Modern medicine has generally viewed the concept of "psychosomatic" disease with suspicion. This view arose partly because no neural networks were known for the mind, conceptually associated with the cerebral cortex, to influence autonomic and endocrine systems that control internal organs. Here, we used transneuronal transport of rabies virus to identify the areas of the primate cerebral cortex that communicate through multisynaptic connections with a major sympathetic effector, the adrenal medulla. We demonstrate that two broad networks in the cerebral cortex have access to the adrenal medulla. The larger network includes all of the cortical motor areas in the frontal lobe and portions of somatosensory cortex. A major component of this network originates from the supplementary motor area and the cingulate motor areas on the medial wall of the hemisphere. These cortical areas are involved in all aspects of skeletomotor control from response selection to motor preparation and movement execution. The second, smaller network originates in regions of medial prefrontal cortex, including a major contribution from pregenual and subgenual regions of anterior cingulate cortex. These cortical areas are involved in higher-order aspects of cognition and affect. These results indicate that specific multisynaptic circuits exist to link movement, cognition, and affect to the function of the adrenal medulla. This circuitry may mediate the effects of internal states like chronic stress and depression on organ function and, thus, provide a concrete neural substrate for some psychosomatic illness. PMID:27528671

  8. Numerical study of how stable stratification affects turbulence instabilities above a forest cover: application to wind energy

    NASA Astrophysics Data System (ADS)

    Chaudhari, A.; Conan, B.; Aubrun, S.; Hellsten, A.

    2016-09-01

    Forest areas are of increasing interest for the wind energy industry. However, they induce complex flows with strong shear and high turbulence levels. Stably stratified atmospheric conditions, typical during nighttime and especially in winter, add to the challenge of accurately estimating wind resources. Such conditions typically imply strong wind shear and cause larger structural fatigue loads to wind turbines. In this work, large-eddy simulations are performed in neutral and stable conditions over a forest to analyze the influence of the combined effect of forest and thermal stabilities on the unsteady characteristics of the wind flow. Taking advantage of the unsteady resolution provided by the simulations, turbulent characteristics of each thermal stability including the organization of turbulent structures are presented. The resulting comparison between the two cases is put into perspective for wind energy applications.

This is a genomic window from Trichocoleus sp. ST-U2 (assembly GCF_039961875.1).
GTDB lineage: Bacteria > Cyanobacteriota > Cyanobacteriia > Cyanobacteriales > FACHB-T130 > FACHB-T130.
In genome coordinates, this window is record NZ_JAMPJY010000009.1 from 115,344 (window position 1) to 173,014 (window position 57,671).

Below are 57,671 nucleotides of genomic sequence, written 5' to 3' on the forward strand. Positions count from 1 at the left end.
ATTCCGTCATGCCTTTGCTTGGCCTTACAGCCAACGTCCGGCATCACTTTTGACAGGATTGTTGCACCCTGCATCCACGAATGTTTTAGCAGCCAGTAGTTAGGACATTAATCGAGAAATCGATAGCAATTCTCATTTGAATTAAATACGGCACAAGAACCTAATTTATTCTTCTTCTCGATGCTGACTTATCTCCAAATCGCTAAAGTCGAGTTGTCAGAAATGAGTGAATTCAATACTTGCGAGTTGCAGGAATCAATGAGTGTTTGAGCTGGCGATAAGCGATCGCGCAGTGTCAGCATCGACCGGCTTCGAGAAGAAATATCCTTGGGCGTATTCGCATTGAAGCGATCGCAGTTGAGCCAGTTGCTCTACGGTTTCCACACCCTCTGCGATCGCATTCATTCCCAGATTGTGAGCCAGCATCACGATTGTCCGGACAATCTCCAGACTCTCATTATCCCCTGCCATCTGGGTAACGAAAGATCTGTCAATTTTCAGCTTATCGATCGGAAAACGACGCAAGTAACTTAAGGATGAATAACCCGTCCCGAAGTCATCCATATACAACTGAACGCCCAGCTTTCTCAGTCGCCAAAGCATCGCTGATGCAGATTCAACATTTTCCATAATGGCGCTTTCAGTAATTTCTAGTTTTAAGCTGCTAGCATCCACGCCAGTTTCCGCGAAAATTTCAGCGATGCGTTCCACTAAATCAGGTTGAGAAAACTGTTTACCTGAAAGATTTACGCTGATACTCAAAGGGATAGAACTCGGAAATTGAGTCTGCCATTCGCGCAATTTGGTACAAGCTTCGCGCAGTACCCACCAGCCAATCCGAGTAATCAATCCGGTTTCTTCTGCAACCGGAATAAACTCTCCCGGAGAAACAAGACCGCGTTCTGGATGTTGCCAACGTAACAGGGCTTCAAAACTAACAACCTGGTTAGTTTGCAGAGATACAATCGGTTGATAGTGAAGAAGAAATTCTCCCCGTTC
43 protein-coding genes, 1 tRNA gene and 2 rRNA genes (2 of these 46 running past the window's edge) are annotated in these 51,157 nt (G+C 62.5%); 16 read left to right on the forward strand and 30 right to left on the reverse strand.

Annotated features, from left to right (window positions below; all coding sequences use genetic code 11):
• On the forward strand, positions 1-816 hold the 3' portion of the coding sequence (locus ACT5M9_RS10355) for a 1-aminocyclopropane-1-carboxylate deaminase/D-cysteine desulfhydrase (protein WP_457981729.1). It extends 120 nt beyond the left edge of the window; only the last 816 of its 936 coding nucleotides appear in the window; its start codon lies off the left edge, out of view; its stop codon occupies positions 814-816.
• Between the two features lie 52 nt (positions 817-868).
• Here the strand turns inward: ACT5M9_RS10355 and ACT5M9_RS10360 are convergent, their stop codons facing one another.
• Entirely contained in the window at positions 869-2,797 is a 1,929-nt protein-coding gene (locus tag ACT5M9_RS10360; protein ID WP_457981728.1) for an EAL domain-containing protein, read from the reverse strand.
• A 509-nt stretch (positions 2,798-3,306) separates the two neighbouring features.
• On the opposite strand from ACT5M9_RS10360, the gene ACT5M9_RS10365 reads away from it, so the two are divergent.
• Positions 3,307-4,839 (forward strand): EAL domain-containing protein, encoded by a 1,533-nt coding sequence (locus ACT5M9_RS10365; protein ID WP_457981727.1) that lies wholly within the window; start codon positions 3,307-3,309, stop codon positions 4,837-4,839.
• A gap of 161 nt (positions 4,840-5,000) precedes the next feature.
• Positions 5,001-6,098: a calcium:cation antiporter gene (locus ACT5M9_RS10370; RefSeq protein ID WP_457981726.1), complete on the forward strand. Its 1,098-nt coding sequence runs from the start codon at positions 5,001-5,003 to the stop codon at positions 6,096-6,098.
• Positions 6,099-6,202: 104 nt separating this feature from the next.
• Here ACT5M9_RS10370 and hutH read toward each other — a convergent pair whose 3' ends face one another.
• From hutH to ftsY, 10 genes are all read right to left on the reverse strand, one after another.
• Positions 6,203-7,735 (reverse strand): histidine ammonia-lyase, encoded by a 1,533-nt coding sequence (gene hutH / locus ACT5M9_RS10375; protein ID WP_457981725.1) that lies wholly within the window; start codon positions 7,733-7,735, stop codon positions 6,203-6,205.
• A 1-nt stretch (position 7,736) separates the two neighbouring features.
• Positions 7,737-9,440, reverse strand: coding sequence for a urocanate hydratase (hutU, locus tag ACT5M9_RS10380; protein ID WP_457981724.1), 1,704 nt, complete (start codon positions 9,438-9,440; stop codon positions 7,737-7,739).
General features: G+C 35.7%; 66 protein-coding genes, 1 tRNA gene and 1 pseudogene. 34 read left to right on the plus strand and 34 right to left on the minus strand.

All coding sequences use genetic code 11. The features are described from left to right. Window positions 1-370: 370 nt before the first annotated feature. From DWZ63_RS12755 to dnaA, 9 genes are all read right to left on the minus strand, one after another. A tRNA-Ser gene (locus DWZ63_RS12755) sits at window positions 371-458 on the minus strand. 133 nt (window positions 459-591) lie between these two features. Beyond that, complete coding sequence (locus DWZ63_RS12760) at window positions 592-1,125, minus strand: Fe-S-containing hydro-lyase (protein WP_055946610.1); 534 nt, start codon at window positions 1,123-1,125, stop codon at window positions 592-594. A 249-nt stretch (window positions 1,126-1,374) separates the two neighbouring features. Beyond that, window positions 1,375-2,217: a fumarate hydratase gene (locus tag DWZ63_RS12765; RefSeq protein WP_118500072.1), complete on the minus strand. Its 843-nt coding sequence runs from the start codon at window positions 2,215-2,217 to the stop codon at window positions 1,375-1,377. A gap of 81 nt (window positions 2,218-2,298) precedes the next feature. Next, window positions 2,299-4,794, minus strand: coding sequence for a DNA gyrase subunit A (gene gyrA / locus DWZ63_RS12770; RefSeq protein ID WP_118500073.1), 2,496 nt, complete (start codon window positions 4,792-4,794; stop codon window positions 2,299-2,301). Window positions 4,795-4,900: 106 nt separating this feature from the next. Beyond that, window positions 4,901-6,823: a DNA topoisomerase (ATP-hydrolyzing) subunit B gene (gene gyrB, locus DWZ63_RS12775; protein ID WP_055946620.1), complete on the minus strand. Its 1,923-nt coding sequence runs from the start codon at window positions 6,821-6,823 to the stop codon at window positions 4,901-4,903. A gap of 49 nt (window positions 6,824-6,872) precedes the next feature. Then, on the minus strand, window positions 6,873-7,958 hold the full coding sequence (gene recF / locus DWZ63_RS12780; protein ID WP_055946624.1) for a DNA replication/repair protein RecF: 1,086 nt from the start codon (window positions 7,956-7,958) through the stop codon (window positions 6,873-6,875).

9. Computation of discharge using the index-velocity method in tidally affected areas

    USGS Publications Warehouse

    Ruhl, Catherine A.; Simpson, Michael R.

    2005-01-01

    Computation of a discharge time-series in a tidally affected area is a two-step process. First, the cross-sectional area is computed on the basis of measured water levels and the mean cross-sectional velocity is computed on the basis of the measured index velocity. Then discharge is calculated as the product of the area and mean velocity. Daily mean discharge is computed as the daily average of the low-pass filtered discharge. The Sacramento-San Joaquin River Delta and San Francisco Bay, California, is an area that is strongly influenced by the tides, and therefore is used as an example of how this methodology is used.

  10. Vegetation Cover and Habitat Heterogeneity derived from QuickBird data as proxies of Local Plant Species Richness in recently burned areas

    NASA Astrophysics Data System (ADS)

    Viedma, Olga; Torres, Ivan; Moreno, Jose Manuel

    2010-05-01